New bill proposes additions to fairness category of cannabis law


ALBANY – In the latest attempt by lawmakers to preemptively refine the cannabis licensing process in New York City, State Senator Jeremy Cooney, D-Rochester, introduced a bill that, s ‘passed, would ensure that equity benefits extend to people who identify as transgender and non-binary.

The Marijuana Regulation and Taxation Act (MRTA), which was enacted last spring, includes a provision that sets a target for the newly formed Cannabis Control Board to award 50 percent of adult cannabis licenses in New York City to “equity seekers” and provide additional support to those applicants.

The equity category is designed to promote racial, ethnic and gender diversity, according to the MRTA. It specifically mentions that equity contenders will include people who have been disproportionately affected by cannabis prohibition as well as minority or female-owned businesses, distressed farmers and disabled veterans.

The law does not specify whether members of transgender and non-binary communities will be considered in the priority category. Cooney’s bill would amend the law to make their inclusion explicit.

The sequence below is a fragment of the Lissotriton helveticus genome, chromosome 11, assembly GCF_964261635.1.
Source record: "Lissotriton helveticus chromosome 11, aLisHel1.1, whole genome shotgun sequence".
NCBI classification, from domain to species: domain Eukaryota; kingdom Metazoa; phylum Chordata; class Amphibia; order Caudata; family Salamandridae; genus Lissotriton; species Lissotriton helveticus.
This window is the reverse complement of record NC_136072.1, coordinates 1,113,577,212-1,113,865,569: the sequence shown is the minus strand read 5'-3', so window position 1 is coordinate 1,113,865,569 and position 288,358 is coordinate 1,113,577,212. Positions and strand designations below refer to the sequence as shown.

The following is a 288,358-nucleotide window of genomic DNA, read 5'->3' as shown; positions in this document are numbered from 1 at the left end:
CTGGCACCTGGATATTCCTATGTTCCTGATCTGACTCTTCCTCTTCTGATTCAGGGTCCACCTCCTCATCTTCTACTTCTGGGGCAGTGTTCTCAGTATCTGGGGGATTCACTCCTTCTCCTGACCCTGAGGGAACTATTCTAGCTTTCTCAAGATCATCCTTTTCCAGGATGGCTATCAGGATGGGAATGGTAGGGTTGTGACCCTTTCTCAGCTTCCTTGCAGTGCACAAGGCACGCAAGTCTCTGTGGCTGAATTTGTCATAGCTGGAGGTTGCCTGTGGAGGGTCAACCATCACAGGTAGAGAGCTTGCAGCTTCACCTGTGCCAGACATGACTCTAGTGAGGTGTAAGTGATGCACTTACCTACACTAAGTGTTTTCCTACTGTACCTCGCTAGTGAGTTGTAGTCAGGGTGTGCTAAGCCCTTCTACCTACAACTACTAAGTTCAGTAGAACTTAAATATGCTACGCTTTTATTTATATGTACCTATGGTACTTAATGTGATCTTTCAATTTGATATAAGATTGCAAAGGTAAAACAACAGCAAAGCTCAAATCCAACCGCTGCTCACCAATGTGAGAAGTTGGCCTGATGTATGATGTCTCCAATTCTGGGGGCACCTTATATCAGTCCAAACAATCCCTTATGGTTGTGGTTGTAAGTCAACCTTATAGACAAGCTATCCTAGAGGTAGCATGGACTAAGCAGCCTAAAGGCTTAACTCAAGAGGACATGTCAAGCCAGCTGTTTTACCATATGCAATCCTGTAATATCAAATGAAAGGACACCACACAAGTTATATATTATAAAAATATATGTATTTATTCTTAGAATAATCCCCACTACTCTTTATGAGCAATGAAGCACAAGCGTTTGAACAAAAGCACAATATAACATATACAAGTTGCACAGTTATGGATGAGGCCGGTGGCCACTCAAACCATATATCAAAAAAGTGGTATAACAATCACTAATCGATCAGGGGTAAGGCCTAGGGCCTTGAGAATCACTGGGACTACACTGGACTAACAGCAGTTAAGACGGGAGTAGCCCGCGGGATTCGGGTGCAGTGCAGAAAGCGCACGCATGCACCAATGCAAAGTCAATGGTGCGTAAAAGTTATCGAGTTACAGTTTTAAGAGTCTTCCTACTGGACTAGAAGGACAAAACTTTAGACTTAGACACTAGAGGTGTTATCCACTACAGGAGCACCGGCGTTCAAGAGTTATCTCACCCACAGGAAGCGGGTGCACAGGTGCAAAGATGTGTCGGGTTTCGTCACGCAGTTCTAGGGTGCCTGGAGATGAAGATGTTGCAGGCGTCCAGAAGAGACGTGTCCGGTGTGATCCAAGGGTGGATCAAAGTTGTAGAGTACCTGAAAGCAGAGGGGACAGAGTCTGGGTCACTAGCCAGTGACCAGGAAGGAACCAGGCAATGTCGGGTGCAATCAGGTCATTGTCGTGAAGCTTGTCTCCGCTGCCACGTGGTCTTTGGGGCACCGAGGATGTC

“The current guidelines unfairly force people who have transitioned or non-binary New Yorkers to choose between their identity and the possibility of obtaining equity benefits,” according to a press release from Cooney’s office.

The state’s advocacy group, Equality New York, is one of the affinity groups supporting the legislation.

“We applaud Senator Cooney for bringing forward legislation that will ensure the transgender, gender non-conforming, non-binary (TGNCNB) community is included in the social and economic equity plan,” said the group’s executive director, Amanda Babine, in a statement. .

The Office of Cannabis Management and its supervisory board have publicly announced several updates since October on the state’s medical cannabis and cannabinoid hemp programs, as well as informing the public of an impending educational campaign and the ongoing suppression of criminal charges related to marijuana.

There are still many unknown details about the upcoming adult licensing regulations and restrictions, although some companies have opted to preemptively invest in infrastructure and a growing number of municipalities are refusing to allow. local cannabis retailers to set up, before their December 31 deadline.

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